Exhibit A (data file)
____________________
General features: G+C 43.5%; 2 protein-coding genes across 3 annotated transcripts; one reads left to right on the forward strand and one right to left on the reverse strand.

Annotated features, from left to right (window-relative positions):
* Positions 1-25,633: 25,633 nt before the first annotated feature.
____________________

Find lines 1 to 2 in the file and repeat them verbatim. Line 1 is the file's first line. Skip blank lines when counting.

General features: G+C 43.5%; 2 protein-coding genes across 3 annotated transcripts; one reads left to right on the forward strand and one right to left on the reverse strand.

Annotated features, from left to right (window-relative positions):